Grunge and Enlightenment

I took this photograph mere days after I bought my first digital SLR. My wife and I were walking down a side-street in New Orleans and I caught a glimpse of the light flashing off of this old warehouse. In retrospect I think it was the quality of the light, the contrast, and the interplay of geometric shapes that attracted me to this scene. But I could never really portray it as I felt it until I improved my post-production skills. It was just days ago when I was grazing back 6 years deep into my photo database that I saw this photo again and produced this final image.

I’ve found that often the photographs I have taken that I like the most are captured quickly without a lot of deliberation and pre-visualization. I know this is contrary to the advice frequently given by photographers; but I am learning that sometimes bypassing the conscious mind and connecting the action directly with the impulse is the key to personal creativity. I first experienced this years ago as a musician. It was just a night at a dive bar. I don’t remember anything particularly special about the mood or audience, but when my solo came up suddenly all of the things I wanted to “say” instrumentally came out without conscious effort. It wasn’t just that my phrasing was better than usual or that there was more continuity between passages than normal. I was literally playing lines that I could not physically perform before. My conscious mind just watched what was happening and enjoyed the show. That only happened to me once, but I retain that image of what is possible.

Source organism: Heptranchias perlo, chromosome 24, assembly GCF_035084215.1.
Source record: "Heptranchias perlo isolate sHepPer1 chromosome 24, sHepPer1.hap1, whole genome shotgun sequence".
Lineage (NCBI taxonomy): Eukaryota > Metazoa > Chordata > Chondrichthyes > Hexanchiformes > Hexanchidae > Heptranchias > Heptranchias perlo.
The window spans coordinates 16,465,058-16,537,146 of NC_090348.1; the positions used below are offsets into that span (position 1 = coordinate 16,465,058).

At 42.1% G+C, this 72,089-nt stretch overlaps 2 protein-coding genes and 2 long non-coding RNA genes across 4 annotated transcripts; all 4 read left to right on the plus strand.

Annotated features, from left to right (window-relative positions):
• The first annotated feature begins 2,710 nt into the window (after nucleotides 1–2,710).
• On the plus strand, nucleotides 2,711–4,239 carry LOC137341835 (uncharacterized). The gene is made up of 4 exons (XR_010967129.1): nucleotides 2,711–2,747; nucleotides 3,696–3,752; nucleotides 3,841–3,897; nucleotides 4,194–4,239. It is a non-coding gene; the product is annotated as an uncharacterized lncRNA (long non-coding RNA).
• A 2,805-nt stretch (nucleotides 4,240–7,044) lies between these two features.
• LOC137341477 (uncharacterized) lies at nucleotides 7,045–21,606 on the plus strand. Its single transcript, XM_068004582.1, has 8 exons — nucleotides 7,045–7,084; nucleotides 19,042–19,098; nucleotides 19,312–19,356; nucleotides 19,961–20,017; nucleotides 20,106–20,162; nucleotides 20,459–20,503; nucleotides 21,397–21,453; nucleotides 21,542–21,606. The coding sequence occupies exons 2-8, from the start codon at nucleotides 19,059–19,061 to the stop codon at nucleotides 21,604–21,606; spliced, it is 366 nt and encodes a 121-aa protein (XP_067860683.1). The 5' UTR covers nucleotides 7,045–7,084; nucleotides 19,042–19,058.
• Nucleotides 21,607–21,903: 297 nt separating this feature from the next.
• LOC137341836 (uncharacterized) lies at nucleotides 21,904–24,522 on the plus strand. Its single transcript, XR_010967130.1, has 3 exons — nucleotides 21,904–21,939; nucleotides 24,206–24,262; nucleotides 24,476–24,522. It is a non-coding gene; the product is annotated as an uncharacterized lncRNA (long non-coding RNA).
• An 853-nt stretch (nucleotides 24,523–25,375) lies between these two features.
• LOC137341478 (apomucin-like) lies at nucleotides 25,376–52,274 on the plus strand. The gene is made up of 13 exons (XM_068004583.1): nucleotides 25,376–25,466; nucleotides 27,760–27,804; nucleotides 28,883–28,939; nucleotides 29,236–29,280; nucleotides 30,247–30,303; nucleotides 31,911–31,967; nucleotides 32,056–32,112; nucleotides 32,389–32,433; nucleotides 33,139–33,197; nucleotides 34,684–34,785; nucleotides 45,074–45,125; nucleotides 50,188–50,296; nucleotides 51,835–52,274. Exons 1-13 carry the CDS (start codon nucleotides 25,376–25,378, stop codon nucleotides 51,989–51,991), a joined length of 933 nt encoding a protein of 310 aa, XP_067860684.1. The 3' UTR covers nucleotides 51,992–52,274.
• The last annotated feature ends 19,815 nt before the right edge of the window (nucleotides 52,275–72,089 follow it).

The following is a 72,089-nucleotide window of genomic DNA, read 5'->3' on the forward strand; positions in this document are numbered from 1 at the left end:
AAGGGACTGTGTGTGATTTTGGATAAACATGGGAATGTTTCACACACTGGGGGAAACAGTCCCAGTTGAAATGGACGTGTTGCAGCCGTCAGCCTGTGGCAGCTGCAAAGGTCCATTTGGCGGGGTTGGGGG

How do you do this deliberately…you can’t, that’s the irony.

It’s still worth pursuing…



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